Reorganization of supply chains "was always going to happen anyway," she said. The tariffs on hundreds of billions of dollars worth of goods trade between the U.S. and China "just made it happen faster."
A 10% tariff on $250 billion worth of imports from China got the attention of the procurement team at RF IDeas, a manufacturer of card readers.
But it wasn’t urgent enough to take action, said Lee Smith, senior buyer at the company, as suppliers absorbed some of the tariffs into their margins.
"When it went to 25%, we decided we had to do something," Smith told Supply Chain Dive. "That’s when we started really looking around to see what else we could find."
RF IDeas didn’t leave China, and doesn’t intend to in the future, because in many cases costs for finished goods are still lower in China, even with tariffs in place. But the company sought out additional suppliers in locations such as Mexico, Vietnam and Taiwan to avoid the tariffs on component parts and reduce costs. Corporate earnings calls reveal it wasn’t alone in such a strategy. Williams-Sonoma in summer 2019 laid out plans to halve the amount it sources from China. More than 80% of fashion brands in a July U.S. Fashion Industry Association report said they planned to reduce sourcing from China.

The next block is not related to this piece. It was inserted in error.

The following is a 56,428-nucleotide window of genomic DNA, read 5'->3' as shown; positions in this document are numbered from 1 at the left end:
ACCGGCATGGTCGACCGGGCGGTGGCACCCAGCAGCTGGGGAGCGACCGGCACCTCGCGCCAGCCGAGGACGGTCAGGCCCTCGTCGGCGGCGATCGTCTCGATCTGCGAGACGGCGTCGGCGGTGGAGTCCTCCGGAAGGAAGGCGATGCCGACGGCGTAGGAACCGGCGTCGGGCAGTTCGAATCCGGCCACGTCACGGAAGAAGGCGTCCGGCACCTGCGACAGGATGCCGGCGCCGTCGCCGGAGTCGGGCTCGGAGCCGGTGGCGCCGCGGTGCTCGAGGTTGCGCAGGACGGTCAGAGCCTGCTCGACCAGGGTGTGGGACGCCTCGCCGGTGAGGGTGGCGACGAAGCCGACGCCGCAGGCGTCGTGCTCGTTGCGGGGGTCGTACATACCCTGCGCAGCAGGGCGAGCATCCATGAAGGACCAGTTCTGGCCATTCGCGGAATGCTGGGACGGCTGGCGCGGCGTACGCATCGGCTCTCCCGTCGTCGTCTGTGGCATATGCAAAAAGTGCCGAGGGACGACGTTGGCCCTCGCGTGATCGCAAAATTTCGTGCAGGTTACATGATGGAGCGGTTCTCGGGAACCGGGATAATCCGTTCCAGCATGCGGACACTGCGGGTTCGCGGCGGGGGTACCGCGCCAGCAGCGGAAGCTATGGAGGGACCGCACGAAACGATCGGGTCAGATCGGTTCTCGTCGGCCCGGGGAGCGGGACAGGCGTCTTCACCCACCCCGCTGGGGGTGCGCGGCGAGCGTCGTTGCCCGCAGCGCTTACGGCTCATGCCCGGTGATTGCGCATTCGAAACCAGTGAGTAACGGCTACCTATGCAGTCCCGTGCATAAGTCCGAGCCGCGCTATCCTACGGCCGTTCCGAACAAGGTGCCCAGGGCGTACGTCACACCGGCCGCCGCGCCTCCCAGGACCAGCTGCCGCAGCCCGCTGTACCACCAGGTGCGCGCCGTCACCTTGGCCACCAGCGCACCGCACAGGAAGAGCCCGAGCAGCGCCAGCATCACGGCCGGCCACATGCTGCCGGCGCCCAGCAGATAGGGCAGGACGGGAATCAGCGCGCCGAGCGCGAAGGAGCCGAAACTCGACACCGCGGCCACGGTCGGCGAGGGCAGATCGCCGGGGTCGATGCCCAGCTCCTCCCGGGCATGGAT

"Southeast Asia has emerged as a manufacturing hot spot," a Boston Consulting Group report from February said. Exports surged from Cambodia, Malaysia, Thailand and Vietnam.
Mexico also emerged as a sought after alternative, especially with the passage of the United States-Mexico-Canada agreement and continued open trade flows across borders.
Smith said his firm found an added benefit working with a manufacturer in Mexico: shorter lead times. With China sourcing, RF IDeas needed to account for four to six weeks to manufacture and an additional four to six weeks to ship by ocean freight. "We have less control there," he said.
A Foley & Lardner report surveyed 160 U.S.-based executives across industries and found two-thirds have moved, plan to move or are considering moving some of their operations to Mexico, citing global trade tensions. The survey took place in December 2019, in the early stages of the COVID-19 outbreak, and before disruptions to global supply chains became evident.
"We've seen that as a strategy in general since the tariffs of last year," Randy Ofiara, VP of enterprise sales at BlueGrace Logistics, told Supply Chain Dive, referring to diversified sourcing.
But even as importers add tier one suppliers in countries other than China, those suppliers may still rely on China for raw materials or intermediate inputs. Vietnam imports up to 60% of its raw materials in the garment industry from China.
"The U.S. is still importing things from China. It's just through other countries," Haufler said, meaning supply chains with diversified tier one suppliers are not necessarily immune to the risks in China.
Present: The COVID-19 pandemic
Trade war lays the foundation to weather the pandemic